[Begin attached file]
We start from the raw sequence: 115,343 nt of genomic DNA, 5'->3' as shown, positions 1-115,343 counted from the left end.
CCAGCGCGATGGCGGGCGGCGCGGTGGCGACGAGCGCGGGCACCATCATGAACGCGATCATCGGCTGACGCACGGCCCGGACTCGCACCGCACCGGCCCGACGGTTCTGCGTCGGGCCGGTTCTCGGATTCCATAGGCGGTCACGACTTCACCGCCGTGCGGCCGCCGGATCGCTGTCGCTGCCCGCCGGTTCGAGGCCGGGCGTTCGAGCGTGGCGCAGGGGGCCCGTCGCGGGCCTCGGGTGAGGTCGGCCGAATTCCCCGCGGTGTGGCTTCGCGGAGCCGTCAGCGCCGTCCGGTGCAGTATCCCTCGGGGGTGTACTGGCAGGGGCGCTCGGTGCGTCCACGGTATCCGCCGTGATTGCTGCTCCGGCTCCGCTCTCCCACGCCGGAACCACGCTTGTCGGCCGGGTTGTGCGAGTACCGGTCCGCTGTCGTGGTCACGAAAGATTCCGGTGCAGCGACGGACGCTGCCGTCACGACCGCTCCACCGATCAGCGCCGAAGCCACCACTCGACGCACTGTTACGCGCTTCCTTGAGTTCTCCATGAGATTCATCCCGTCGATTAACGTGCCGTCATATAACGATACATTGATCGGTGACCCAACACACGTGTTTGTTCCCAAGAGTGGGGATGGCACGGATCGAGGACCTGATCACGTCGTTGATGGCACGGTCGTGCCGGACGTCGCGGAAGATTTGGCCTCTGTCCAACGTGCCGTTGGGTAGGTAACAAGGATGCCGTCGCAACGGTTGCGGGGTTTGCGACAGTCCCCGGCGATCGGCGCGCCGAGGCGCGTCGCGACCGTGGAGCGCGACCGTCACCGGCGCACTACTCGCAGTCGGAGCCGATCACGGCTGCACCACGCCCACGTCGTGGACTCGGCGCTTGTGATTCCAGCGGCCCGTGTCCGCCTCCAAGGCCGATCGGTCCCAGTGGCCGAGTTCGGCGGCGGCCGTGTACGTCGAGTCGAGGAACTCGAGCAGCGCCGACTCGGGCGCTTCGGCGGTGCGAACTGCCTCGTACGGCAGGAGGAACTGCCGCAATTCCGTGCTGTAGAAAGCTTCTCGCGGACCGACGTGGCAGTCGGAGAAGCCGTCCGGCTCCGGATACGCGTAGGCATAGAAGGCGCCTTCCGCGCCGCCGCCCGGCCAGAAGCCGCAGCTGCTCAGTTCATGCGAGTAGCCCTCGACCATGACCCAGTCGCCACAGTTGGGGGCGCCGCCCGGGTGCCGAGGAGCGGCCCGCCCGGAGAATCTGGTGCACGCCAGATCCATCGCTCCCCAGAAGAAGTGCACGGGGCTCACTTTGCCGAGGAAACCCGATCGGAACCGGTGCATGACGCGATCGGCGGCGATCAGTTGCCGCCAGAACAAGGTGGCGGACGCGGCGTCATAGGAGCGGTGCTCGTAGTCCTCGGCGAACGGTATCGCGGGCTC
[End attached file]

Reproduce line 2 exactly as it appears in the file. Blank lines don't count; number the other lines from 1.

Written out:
CCAGCGCGATGGCGGGCGGCGCGGTGGCGACGAGCGCGGGCACCATCATGAACGCGATCATCGGCTGACGCACGGCCCGGACTCGCACCGCACCGGCCCGACGGTTCTGCGTCGGGCCGGTTCTCGGATTCCATAGGCGGTCACGACTTCACCGCCGTGCGGCCGCCGGATCGCTGTCGCTGCCCGCCGGTTCGAGGCCGGGCGTTCGAGCGTGGCGCAGGGGGCCCGTCGCGGGCCTCGGGTGAGGTCGGCCGAATTCCCCGCGGTGTGGCTTCGCGGAGCCGTCAGCGCCGTCCGGTGCAGTATCCCTCGGGGGTGTACTGGCAGGGGCGCTCGGTGCGTCCACGGTATCCGCCGTGATTGCTGCTCCGGCTCCGCTCTCCCACGCCGGAACCACGCTTGTCGGCCGGGTTGTGCGAGTACCGGTCCGCTGTCGTGGTCACGAAAGATTCCGGTGCAGCGACGGACGCTGCCGTCACGACCGCTCCACCGATCAGCGCCGAAGCCACCACTCGACGCACTGTTACGCGCTTCCTTGAGTTCTCCATGAGATTCATCCCGTCGATTAACGTGCCGTCATATAACGATACATTGATCGGTGACCCAACACACGTGTTTGTTCCCAAGAGTGGGGATGGCACGGATCGAGGACCTGATCACGTCGTTGATGGCACGGTCGTGCCGGACGTCGCGGAAGATTTGGCCTCTGTCCAACGTGCCGTTGGGTAGGTAACAAGGATGCCGTCGCAACGGTTGCGGGGTTTGCGACAGTCCCCGGCGATCGGCGCGCCGAGGCGCGTCGCGACCGTGGAGCGCGACCGTCACCGGCGCACTACTCGCAGTCGGAGCCGATCACGGCTGCACCACGCCCACGTCGTGGACTCGGCGCTTGTGATTCCAGCGGCCCGTGTCCGCCTCCAAGGCCGATCGGTCCCAGTGGCCGAGTTCGGCGGCGGCCGTGTACGTCGAGTCGAGGAACTCGAGCAGCGCCGACTCGGGCGCTTCGGCGGTGCGAACTGCCTCGTACGGCAGGAGGAACTGCCGCAATTCCGTGCTGTAGAAAGCTTCTCGCGGACCGACGTGGCAGTCGGAGAAGCCGTCCGGCTCCGGATACGCGTAGGCATAGAAGGCGCCTTCCGCGCCGCCGCCCGGCCAGAAGCCGCAGCTGCTCAGTTCATGCGAGTAGCCCTCGACCATGACCCAGTCGCCACAGTTGGGGGCGCCGCCCGGGTGCCGAGGAGCGGCCCGCCCGGAGAATCTGGTGCACGCCAGATCCATCGCTCCCCAGAAGAAGTGCACGGGGCTCACTTTGCCGAGGAAACCCGATCGGAACCGGTGCATGACGCGATCGGCGGCGATCAGTTGCCGCCAGAACAAGGTGGCGGACGCGGCGTCATAGGAGCGGTGCTCGTAGTCCTCGGCGAACGGTATCGCGGGCTC